“The opposition to the Twin Pines project is simply unprecedented. Risking the health of this world-class resource defies common sense. Georgia’s Environmental Protection Division’s job is clear—the project permits must be denied.”

Christian Hunt, senior federal lands policy analyst
Washington, DC

Nearly 10,000 people submitted comments to Georgia’s Environmental Protection Division (EPD) urging Georgia to reject the proposal from Twin Pines Minerals to mine near Okefenokee Swamp. In total, Georgians, environmentalists, scientists and federal agencies submitted more than 50,000 comments nationwide in support of protecting Okefenokee. 

“The opposition to the Twin Pines project is simply unprecedented,” said Christian Hunt, senior federal lands policy analyst with  Defenders of Wildlife. “Risking the health of this world-class resource defies common sense. Georgia’s Environmental Protection Division’s job is clear—the project permits must be denied.”

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Okefenokee
Running Wild Media

Background: 

  •  In January, Georgia’s EPD opened a 60-day public comment period on Twin Pines’ proposal and a final proposal is required for Twin Pines to qualify for a mining permit.  
  •  Support to protect Okefenokee prior to this comment period has been resounding, with nearly 200,000 comments submitted among the agencies.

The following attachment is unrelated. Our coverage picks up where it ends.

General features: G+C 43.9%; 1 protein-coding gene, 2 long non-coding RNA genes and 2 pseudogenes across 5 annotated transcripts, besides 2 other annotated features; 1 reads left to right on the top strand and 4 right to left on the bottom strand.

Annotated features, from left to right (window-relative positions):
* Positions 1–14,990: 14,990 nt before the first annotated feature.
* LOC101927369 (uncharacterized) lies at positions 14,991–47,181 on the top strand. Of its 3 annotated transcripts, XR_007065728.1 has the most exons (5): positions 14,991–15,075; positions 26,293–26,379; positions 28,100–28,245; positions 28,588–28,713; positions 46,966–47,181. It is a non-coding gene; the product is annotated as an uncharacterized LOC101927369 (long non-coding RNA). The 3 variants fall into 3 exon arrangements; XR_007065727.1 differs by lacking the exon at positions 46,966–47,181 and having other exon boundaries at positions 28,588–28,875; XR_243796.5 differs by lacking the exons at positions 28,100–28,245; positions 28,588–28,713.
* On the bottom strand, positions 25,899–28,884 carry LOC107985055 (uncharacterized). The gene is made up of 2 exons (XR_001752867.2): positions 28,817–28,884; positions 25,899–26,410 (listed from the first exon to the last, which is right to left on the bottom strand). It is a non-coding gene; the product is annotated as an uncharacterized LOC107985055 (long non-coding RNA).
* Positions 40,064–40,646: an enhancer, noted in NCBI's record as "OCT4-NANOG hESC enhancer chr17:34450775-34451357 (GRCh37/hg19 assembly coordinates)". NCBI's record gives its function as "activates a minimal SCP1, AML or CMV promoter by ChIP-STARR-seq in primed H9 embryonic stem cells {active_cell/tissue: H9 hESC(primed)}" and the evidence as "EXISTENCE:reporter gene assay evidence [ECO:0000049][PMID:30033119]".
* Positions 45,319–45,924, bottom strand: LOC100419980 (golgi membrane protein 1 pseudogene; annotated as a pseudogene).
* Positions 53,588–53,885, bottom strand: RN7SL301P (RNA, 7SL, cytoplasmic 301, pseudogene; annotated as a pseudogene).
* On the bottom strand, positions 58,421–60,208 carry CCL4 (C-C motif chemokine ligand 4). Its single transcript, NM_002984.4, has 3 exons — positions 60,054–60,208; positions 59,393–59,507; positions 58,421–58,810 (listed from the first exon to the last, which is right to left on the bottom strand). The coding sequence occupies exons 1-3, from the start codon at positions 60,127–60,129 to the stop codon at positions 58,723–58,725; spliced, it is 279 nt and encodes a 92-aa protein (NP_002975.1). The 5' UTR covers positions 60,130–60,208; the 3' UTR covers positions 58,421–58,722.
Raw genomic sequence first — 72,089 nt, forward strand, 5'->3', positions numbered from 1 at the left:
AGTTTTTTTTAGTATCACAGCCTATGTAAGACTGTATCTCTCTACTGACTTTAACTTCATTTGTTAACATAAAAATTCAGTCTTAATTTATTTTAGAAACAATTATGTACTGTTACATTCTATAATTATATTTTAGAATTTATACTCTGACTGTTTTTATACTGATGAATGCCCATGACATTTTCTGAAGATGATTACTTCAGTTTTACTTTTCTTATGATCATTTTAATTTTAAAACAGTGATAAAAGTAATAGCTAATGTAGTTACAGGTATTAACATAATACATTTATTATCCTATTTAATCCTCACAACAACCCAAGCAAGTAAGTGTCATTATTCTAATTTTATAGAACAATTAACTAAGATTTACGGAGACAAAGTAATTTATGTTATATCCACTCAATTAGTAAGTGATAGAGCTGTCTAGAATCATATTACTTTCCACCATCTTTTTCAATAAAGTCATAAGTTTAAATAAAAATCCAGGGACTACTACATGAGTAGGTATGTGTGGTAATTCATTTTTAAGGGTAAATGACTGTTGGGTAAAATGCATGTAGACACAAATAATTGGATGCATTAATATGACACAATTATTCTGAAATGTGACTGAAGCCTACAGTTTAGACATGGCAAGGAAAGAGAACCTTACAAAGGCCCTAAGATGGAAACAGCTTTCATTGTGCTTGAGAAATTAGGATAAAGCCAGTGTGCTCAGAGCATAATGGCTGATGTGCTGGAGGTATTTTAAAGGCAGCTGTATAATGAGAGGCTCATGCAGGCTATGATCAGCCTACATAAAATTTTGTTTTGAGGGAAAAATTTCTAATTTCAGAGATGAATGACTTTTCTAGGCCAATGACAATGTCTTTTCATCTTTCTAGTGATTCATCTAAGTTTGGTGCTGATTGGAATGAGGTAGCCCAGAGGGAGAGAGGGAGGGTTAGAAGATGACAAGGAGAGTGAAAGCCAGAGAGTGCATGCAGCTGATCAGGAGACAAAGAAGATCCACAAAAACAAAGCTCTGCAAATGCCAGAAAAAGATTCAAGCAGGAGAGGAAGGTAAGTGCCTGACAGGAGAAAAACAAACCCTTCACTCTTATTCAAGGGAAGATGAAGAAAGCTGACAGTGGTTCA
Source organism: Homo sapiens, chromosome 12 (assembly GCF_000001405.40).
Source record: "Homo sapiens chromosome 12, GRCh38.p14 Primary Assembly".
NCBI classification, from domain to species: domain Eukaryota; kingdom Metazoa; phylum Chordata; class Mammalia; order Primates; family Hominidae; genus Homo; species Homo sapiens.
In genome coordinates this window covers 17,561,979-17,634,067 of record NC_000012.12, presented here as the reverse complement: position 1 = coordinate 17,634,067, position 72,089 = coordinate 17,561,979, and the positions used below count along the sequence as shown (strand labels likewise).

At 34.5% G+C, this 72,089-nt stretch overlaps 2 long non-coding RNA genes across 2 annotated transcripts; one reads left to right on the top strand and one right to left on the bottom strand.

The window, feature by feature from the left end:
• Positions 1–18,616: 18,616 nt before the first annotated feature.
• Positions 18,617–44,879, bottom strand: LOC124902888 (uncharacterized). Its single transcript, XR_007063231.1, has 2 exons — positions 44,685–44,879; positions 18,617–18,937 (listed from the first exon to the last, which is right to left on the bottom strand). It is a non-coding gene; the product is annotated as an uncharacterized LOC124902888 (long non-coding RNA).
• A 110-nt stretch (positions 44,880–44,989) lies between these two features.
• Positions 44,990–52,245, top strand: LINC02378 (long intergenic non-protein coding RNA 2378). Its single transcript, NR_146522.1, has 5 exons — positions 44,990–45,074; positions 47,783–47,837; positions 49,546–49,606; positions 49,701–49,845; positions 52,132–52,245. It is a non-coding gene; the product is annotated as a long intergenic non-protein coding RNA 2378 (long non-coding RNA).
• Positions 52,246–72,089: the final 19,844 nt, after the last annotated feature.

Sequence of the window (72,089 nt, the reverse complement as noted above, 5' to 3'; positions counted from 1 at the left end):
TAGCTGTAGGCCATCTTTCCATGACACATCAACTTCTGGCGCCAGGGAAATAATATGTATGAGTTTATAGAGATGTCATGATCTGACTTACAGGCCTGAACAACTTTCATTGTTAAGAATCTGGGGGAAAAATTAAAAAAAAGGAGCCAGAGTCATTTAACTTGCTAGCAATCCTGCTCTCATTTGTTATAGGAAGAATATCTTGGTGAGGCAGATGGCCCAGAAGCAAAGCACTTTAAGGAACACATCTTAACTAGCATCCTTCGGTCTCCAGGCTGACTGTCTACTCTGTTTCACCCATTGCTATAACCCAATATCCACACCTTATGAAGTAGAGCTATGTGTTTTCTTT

• Notably, U.S. Secretary of the Interior Debra Haaland recently submitted comments directly to Georgia’s Gov. Brian Kemp that reinforced the dangers of mining operations near Okefenokee Swamp and urged him not to support this proposal.   
  • Okefenokee National Wildlife Refuge is a vital natural resource in Georgia and the largest refuge east of the Mississippi. At roughly half a million acres, Okefenokee is one of the largest intact freshwater ecosystems in the world and home to various threatened and endangered species. The refuge also contains more than 350,000 acres of congressionally designated wilderness that supports hundreds of species of plants and animals, including the imperiled red-cockaded woodpecker and eastern indigo snake.  
  • Of the nearly 600 refuges in the National Wildlife Refuge System, Okefenokee is in the top 10 for economic output, generating $64 million per year for local communities, and supporting over 750 jobs.   


 

Defenders of Wildlife is celebrating 75 years of protecting all native animals and plants in their natural communities. With a nationwide network of nearly 2.2 million members and activists, Defenders of Wildlife is a leading advocate for innovative solutions to safeguard our wildlife heritage for generations to come. For more information, visit defenders.org/newsroom and follow us on Twitter @Defenders.

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Senior Federal Lands Policy Analyst

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